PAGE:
He also said the implementation would be guided by additional regulations and guidelines issued by the minister and the new regulator over time; Some immediately, others will be made later on.

He explained why investors shunned Nigeria all this while, saying no investor would put his money in an environment that is yet to get a law because the law may change midway. He said a major gain is that what an oil company would now do in a host community is backed by law and the amount is specific.

He said: “The Bill then prescribed a needs assessment what the communities really need; and it is what these communities need that the money would be spent on. The Bill provided that about 75 per cent of the fund should be spent on Capital Expenditure; things that would serve the communities for a long time. On this, 20 per cent is to be reserved; and 5 per cent is on their routine and Opex (operating expenses) activities. Essentially, the Bill provides structure around what currently exists outside of the law. To that extent, I think that it is good.”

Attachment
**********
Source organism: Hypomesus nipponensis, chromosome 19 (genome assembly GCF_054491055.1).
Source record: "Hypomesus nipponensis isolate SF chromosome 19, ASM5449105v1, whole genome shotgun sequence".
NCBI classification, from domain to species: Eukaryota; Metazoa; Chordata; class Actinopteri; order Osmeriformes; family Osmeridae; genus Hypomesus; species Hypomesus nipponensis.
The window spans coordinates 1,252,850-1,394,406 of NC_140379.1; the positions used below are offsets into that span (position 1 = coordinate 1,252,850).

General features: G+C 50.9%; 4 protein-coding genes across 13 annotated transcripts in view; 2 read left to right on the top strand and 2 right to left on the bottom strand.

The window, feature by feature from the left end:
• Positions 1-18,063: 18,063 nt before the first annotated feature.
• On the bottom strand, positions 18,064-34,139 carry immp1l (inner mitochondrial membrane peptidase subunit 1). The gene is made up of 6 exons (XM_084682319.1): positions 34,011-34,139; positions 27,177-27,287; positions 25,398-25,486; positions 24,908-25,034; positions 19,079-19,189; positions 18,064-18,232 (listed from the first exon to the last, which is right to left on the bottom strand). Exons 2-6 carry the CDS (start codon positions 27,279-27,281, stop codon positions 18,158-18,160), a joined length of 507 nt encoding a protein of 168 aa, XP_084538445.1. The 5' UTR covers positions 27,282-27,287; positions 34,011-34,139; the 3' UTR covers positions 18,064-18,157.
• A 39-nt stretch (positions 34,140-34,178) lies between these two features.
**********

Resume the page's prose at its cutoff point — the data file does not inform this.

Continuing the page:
On the vexed issue of percentage good for host communities, Shobanjo explained thus: “Much has been said about two and half, three, five and five per cent. The percentages are good; the higher, the better, but is it percentage of what? That is the key question which I think is not well spelt out in discussions in the public domain.

“If it is of profit, as was in previous versions of the Bill, your profit goes up and down depending on what the market conditions are. But for this Bill, the percentages passed by the Assembly is based on OPEX – the money that you must spend. So, if you are getting a share of my OPEX, you are going to get money all the time.

“Whether I make profit or not is secondary. You must get something because of the basis. So, I think there should be a bit of more discussion on this basis of the percentage. I think that it is important because that is the fund available to them, in addition to what may get to them from government, etc.”

Shobanjo said PIB touched two critical areas to the benefit of host communities; setting aside a fund for environmental remediation should an oil company not do what the law said; and a fund to handle abandonment when an oil well is no longer yielding.